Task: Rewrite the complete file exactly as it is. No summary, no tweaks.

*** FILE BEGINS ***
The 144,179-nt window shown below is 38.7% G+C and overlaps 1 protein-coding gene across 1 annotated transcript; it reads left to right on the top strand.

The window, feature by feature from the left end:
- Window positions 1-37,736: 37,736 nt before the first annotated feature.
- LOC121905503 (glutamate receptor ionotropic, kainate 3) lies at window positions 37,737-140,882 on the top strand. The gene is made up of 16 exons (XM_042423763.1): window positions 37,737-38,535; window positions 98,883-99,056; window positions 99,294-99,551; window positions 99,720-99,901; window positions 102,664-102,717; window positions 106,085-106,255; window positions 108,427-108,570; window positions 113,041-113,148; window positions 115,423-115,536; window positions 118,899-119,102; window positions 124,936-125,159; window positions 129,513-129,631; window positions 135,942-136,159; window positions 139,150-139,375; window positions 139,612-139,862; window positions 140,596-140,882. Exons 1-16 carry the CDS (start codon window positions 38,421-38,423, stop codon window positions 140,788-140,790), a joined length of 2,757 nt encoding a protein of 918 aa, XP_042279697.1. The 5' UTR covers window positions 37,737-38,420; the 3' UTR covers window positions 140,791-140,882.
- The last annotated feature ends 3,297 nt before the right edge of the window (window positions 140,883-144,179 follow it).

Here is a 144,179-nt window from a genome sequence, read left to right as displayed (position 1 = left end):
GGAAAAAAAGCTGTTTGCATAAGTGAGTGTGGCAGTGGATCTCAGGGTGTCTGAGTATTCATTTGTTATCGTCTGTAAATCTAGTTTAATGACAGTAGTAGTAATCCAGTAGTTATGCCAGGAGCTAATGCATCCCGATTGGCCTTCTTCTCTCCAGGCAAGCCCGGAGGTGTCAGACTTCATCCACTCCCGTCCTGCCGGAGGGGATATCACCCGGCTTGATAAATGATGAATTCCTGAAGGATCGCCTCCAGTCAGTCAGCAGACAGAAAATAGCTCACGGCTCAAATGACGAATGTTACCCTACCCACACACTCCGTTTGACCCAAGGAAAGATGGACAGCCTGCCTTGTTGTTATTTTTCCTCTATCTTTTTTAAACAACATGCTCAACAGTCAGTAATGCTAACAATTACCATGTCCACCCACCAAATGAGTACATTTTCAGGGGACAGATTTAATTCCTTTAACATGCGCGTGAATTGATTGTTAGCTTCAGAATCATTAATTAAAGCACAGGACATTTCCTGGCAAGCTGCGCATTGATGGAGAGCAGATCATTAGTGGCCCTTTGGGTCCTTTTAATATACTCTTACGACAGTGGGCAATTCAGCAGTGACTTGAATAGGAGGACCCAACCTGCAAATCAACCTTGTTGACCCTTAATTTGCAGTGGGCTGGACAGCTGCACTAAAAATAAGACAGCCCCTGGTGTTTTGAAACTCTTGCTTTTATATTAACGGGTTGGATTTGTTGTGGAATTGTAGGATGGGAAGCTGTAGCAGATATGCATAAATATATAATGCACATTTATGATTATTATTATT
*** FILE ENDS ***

The 144,179-nt window shown below is 38.7% G+C and overlaps 1 protein-coding gene across 1 annotated transcript; it reads left to right on the top strand.

The window, feature by feature from the left end:
- Window positions 1-37,736: 37,736 nt before the first annotated feature.
- LOC121905503 (glutamate receptor ionotropic, kainate 3) lies at window positions 37,737-140,882 on the top strand. The gene is made up of 16 exons (XM_042423763.1): window positions 37,737-38,535; window positions 98,883-99,056; window positions 99,294-99,551; window positions 99,720-99,901; window positions 102,664-102,717; window positions 106,085-106,255; window positions 108,427-108,570; window positions 113,041-113,148; window positions 115,423-115,536; window positions 118,899-119,102; window positions 124,936-125,159; window positions 129,513-129,631; window positions 135,942-136,159; window positions 139,150-139,375; window positions 139,612-139,862; window positions 140,596-140,882. Exons 1-16 carry the CDS (start codon window positions 38,421-38,423, stop codon window positions 140,788-140,790), a joined length of 2,757 nt encoding a protein of 918 aa, XP_042279697.1. The 5' UTR covers window positions 37,737-38,420; the 3' UTR covers window positions 140,791-140,882.
- The last annotated feature ends 3,297 nt before the right edge of the window (window positions 140,883-144,179 follow it).

Here is a 144,179-nt window from a genome sequence, read left to right as displayed (position 1 = left end):
GGAAAAAAAGCTGTTTGCATAAGTGAGTGTGGCAGTGGATCTCAGGGTGTCTGAGTATTCATTTGTTATCGTCTGTAAATCTAGTTTAATGACAGTAGTAGTAATCCAGTAGTTATGCCAGGAGCTAATGCATCCCGATTGGCCTTCTTCTCTCCAGGCAAGCCCGGAGGTGTCAGACTTCATCCACTCCCGTCCTGCCGGAGGGGATATCACCCGGCTTGATAAATGATGAATTCCTGAAGGATCGCCTCCAGTCAGTCAGCAGACAGAAAATAGCTCACGGCTCAAATGACGAATGTTACCCTACCCACACACTCCGTTTGACCCAAGGAAAGATGGACAGCCTGCCTTGTTGTTATTTTTCCTCTATCTTTTTTAAACAACATGCTCAACAGTCAGTAATGCTAACAATTACCATGTCCACCCACCAAATGAGTACATTTTCAGGGGACAGATTTAATTCCTTTAACATGCGCGTGAATTGATTGTTAGCTTCAGAATCATTAATTAAAGCACAGGACATTTCCTGGCAAGCTGCGCATTGATGGAGAGCAGATCATTAGTGGCCCTTTGGGTCCTTTTAATATACTCTTACGACAGTGGGCAATTCAGCAGTGACTTGAATAGGAGGACCCAACCTGCAAATCAACCTTGTTGACCCTTAATTTGCAGTGGGCTGGACAGCTGCACTAAAAATAAGACAGCCCCTGGTGTTTTGAAACTCTTGCTTTTATATTAACGGGTTGGATTTGTTGTGGAATTGTAGGATGGGAAGCTGTAGCAGATATGCATAAATATATAATGCACATTTATGATTATTATTATT